The story of Francisca (more known as ‘Chiquinha’) Gonzaga is extremely fascinating. Born in Rio de Janeiro in 1847, this Brazilian pianist/composer had a prolific musical career, creating a vast repertoire of compositions for small and large ensembles in different musical genres (including popular styles and theater pieces). Through her music we are given a glimpse into the atmosphere of late 19th century Brazil, a transitional period of great social and cultural change. At this time Brazil was a Portuguese colony, influenced by European culture, lifestyle and art. Styles of European music found their way into society through the importing of traditional dances such as the polka, mazurka and gavotte. The process of colonization also included the importation of slaves, who brought their own culture and music to Brazil, enriching the European musical forms with African Rhythms called Batuque. The mixing of these two distinct worlds and styles helped define Brazil's newly emerging identity and culture. To an extent Chiquinha’s repertoire is a direct expression of this union. She in fact had this very dichotomy in her blood, being the daughter of Jose’ Basileu Gonzaga, a wealthy white man holding an important military position in Rio de Janeiro, and Rosa Maria Neves de Lima, a mulatto woman and daughter of a slave. The relationship between Chiquinha’s parents was very complex, as mixed marriages represented a serious taboo in Brazilian society. Nevertheless, Francisca was the first child to be recognized by Jose’ Basileu, who provided her with the finest education, the goal of which being an arranged marriage that would introduce her to Rio de Janeiro high society. This education included the study of the classics of piano literature, an influence we can find traces of in many of Chiquinha's compositions. Yet despite Jose’ Basileu efforts, Chiquinha’s strong personality did not fit solely into her father’s expectations. Instead, she was drawn to the more vital side of Brazilian culture, captured by the African rhythms in dances like the maxixe and lundu, considered to be scandalous and vulgar at the time. Along with other important musicians of her generation (including her lifelong friend Joaquim Antonio da Silva Callado), she began to mix European forms with African rhythms, creating the first expressions of the style that would later come to be known as ‘choro’. The term choro comes from the verb chorar, which means ‘to cry’. The style of choro was initially associated with several already existing dances in Brazil, including tango-brasileiro, tango-choro, choro-polka, polka-brasileira, among others. Only later through the pioneering efforts of composers like Chiquinha did this style develop into a more specific musical form and genre of its own.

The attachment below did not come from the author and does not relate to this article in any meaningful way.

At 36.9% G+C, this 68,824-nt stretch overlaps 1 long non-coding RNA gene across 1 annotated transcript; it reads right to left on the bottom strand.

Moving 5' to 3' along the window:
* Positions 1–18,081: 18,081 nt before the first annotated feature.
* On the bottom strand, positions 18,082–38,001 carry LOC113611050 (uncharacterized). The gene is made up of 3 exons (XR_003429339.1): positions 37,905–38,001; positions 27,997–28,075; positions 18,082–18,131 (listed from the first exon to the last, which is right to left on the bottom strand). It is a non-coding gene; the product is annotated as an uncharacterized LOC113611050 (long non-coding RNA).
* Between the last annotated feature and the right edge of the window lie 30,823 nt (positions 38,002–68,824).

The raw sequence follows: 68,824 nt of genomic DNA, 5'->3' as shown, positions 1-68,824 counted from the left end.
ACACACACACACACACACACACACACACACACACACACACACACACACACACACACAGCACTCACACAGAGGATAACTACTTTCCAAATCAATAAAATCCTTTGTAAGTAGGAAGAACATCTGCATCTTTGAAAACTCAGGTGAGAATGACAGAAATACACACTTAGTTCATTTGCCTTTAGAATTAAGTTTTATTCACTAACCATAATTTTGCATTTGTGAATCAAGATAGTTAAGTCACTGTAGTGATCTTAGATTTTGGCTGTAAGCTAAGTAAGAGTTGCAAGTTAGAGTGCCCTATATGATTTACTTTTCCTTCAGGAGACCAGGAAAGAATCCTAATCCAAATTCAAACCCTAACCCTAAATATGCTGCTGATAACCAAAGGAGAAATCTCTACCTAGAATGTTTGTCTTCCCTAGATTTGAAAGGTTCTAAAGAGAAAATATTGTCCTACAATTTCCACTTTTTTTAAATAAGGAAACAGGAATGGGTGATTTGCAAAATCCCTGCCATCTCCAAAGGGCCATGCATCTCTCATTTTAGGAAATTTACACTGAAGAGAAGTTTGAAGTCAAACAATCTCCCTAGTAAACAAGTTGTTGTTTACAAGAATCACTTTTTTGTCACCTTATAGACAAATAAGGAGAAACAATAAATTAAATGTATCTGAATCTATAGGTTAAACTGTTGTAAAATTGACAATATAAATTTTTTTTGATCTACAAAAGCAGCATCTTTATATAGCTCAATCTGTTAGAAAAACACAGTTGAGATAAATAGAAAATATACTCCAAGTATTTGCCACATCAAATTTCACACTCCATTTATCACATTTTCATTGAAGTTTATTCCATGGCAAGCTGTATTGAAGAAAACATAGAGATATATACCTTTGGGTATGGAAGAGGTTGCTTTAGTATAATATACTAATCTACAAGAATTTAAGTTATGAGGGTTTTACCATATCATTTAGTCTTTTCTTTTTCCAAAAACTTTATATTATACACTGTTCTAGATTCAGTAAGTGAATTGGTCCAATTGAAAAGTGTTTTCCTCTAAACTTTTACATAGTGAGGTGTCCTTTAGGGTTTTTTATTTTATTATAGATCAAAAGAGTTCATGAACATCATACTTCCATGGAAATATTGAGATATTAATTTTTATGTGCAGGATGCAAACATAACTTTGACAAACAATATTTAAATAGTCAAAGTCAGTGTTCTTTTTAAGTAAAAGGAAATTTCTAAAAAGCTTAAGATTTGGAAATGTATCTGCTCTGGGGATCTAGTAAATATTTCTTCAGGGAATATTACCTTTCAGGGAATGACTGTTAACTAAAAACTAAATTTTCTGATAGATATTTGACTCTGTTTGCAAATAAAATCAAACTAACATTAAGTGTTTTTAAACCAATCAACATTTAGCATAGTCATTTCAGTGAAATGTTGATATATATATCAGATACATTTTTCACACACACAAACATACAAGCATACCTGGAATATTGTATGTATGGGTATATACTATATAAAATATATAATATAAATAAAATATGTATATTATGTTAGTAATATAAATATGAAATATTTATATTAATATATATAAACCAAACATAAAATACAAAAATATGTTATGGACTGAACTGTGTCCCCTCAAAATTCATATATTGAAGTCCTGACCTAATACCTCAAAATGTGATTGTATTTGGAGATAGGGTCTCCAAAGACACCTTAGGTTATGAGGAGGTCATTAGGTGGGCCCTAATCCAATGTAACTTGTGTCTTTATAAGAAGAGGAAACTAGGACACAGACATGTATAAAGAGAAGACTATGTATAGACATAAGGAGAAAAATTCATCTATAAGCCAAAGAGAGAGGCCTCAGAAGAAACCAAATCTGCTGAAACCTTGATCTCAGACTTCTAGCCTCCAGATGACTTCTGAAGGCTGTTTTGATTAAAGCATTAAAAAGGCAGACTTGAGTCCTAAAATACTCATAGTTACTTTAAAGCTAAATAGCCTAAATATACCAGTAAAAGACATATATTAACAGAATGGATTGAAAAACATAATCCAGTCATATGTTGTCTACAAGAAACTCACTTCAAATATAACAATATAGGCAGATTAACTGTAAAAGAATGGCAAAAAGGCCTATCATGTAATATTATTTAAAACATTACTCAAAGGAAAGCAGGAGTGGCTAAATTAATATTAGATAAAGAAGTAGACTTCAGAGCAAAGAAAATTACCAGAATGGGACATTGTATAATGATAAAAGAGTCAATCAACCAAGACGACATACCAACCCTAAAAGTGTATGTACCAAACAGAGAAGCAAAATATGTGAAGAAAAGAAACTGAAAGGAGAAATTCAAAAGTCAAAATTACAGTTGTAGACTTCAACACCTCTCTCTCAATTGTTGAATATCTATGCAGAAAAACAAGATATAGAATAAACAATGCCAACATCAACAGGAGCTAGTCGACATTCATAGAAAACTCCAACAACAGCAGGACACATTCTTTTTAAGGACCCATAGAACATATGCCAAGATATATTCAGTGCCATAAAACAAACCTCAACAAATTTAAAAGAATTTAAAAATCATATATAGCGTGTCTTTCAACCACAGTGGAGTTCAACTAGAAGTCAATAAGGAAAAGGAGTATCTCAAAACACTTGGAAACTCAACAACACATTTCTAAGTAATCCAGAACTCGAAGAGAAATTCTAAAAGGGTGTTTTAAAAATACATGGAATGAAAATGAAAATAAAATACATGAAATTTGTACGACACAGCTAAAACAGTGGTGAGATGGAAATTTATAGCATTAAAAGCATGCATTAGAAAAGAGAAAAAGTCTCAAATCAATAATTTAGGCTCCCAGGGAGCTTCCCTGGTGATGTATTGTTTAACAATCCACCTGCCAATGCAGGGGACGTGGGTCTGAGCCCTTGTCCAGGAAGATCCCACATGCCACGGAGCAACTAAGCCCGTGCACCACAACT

Chiquinha was the first pianist to be part of a choro ensemble, pursuing a musical career at a time when women were not even allowed to work. After divorcing her husband —and being excommunicated by church and family as a result— she made a living as a musician. She performed in cafes and choro sessions, taught, composed and sold her music, and also became the first female conductor in Brazil. She contributed to the foundation of the Brazilian Society of Theater Authors, a copyright society for composers and writers, and being an avid supporter of social equality, joined the abolitionist movement that lead to the end of slavery in Brazil in 1888. Throughout all her accomplishments and pioneering changes, music always served as a cathartic release for Chiquinha’s fearless soul. Indeed, the legacy she left behind reflects the spirit of a courageous woman who dared to challenge the conventions of her time.